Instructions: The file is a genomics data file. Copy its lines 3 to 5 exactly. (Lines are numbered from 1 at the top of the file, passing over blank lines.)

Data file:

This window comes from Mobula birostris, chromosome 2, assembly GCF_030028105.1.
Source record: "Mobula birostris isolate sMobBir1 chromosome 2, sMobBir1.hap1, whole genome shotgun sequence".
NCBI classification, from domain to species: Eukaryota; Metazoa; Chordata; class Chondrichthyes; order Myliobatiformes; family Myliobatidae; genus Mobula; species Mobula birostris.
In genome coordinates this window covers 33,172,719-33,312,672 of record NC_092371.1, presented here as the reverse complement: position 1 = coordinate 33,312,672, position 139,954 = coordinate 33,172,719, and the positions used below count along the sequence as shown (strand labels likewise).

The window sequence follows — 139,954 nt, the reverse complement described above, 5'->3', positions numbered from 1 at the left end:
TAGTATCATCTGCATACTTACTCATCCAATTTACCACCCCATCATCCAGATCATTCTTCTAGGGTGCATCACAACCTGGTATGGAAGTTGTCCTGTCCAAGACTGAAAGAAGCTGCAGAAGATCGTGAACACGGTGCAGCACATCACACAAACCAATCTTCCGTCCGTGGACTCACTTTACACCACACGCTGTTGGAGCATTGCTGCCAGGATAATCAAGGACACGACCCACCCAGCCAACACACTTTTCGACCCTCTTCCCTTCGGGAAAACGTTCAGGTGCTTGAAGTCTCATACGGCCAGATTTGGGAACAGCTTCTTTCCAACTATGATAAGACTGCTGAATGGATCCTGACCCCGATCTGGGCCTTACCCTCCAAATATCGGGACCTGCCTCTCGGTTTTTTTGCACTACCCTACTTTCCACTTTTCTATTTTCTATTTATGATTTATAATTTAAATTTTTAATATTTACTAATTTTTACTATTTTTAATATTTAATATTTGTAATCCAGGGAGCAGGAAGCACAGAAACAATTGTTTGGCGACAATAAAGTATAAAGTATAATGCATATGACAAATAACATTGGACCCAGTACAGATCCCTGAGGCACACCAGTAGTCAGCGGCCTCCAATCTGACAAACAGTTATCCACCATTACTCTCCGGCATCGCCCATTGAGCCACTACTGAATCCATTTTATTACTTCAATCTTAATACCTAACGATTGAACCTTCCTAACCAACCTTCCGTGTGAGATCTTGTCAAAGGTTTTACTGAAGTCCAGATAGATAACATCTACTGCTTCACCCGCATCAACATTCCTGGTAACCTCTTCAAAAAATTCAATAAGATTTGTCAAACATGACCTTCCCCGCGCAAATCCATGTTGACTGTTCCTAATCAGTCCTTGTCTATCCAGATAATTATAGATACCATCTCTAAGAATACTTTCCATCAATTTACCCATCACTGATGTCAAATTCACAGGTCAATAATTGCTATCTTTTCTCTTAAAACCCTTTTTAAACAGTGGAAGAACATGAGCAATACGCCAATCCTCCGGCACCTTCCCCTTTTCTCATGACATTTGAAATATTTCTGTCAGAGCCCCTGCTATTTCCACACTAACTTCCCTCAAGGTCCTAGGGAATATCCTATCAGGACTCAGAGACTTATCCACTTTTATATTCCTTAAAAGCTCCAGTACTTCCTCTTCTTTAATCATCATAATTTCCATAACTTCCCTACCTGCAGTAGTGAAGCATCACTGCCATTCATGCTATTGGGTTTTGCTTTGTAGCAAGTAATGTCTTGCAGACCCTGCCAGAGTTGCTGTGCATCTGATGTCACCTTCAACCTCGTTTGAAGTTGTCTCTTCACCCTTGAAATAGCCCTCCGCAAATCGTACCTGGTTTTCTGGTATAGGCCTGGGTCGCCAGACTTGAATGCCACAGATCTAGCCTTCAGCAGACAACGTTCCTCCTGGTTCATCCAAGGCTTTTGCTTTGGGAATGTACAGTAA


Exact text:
NCBI classification, from domain to species: Eukaryota; Metazoa; Chordata; class Chondrichthyes; order Myliobatiformes; family Myliobatidae; genus Mobula; species Mobula birostris.
In genome coordinates this window covers 33,172,719-33,312,672 of record NC_092371.1, presented here as the reverse complement: position 1 = coordinate 33,312,672, position 139,954 = coordinate 33,172,719, and the positions used below count along the sequence as shown (strand labels likewise).

The window sequence follows — 139,954 nt, the reverse complement described above, 5'->3', positions numbered from 1 at the left end: